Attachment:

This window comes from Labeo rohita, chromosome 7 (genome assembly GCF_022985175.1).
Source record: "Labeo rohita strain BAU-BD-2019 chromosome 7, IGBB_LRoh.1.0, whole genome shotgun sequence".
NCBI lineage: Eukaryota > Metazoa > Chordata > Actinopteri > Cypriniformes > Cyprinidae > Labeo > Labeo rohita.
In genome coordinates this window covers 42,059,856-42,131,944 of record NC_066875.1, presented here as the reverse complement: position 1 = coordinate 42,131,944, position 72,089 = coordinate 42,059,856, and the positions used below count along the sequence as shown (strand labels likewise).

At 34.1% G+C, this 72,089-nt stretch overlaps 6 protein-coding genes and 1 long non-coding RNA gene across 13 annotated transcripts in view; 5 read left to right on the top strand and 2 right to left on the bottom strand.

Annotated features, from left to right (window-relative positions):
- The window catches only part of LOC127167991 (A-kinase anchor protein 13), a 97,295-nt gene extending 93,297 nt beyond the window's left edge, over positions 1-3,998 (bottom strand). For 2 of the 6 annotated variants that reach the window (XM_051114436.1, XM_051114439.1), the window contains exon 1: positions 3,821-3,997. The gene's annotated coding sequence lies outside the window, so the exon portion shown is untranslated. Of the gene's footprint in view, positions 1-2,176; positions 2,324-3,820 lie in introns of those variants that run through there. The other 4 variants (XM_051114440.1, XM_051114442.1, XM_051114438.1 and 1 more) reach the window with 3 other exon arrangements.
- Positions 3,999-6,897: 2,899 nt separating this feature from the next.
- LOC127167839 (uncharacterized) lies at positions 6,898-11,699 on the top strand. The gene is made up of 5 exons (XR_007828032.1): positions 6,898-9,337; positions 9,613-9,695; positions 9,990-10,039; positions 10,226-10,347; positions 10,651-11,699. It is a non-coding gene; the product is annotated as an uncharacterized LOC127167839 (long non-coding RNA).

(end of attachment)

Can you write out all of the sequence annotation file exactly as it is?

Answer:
This window comes from Labeo rohita, chromosome 7 (genome assembly GCF_022985175.1).
Source record: "Labeo rohita strain BAU-BD-2019 chromosome 7, IGBB_LRoh.1.0, whole genome shotgun sequence".
NCBI lineage: Eukaryota > Metazoa > Chordata > Actinopteri > Cypriniformes > Cyprinidae > Labeo > Labeo rohita.
In genome coordinates this window covers 42,059,856-42,131,944 of record NC_066875.1, presented here as the reverse complement: position 1 = coordinate 42,131,944, position 72,089 = coordinate 42,059,856, and the positions used below count along the sequence as shown (strand labels likewise).

At 34.1% G+C, this 72,089-nt stretch overlaps 6 protein-coding genes and 1 long non-coding RNA gene across 13 annotated transcripts in view; 5 read left to right on the top strand and 2 right to left on the bottom strand.

Annotated features, from left to right (window-relative positions):
- The window catches only part of LOC127167991 (A-kinase anchor protein 13), a 97,295-nt gene extending 93,297 nt beyond the window's left edge, over positions 1-3,998 (bottom strand). For 2 of the 6 annotated variants that reach the window (XM_051114436.1, XM_051114439.1), the window contains exon 1: positions 3,821-3,997. The gene's annotated coding sequence lies outside the window, so the exon portion shown is untranslated. Of the gene's footprint in view, positions 1-2,176; positions 2,324-3,820 lie in introns of those variants that run through there. The other 4 variants (XM_051114440.1, XM_051114442.1, XM_051114438.1 and 1 more) reach the window with 3 other exon arrangements.
- Positions 3,999-6,897: 2,899 nt separating this feature from the next.
- LOC127167839 (uncharacterized) lies at positions 6,898-11,699 on the top strand. The gene is made up of 5 exons (XR_007828032.1): positions 6,898-9,337; positions 9,613-9,695; positions 9,990-10,039; positions 10,226-10,347; positions 10,651-11,699. It is a non-coding gene; the product is annotated as an uncharacterized LOC127167839 (long non-coding RNA).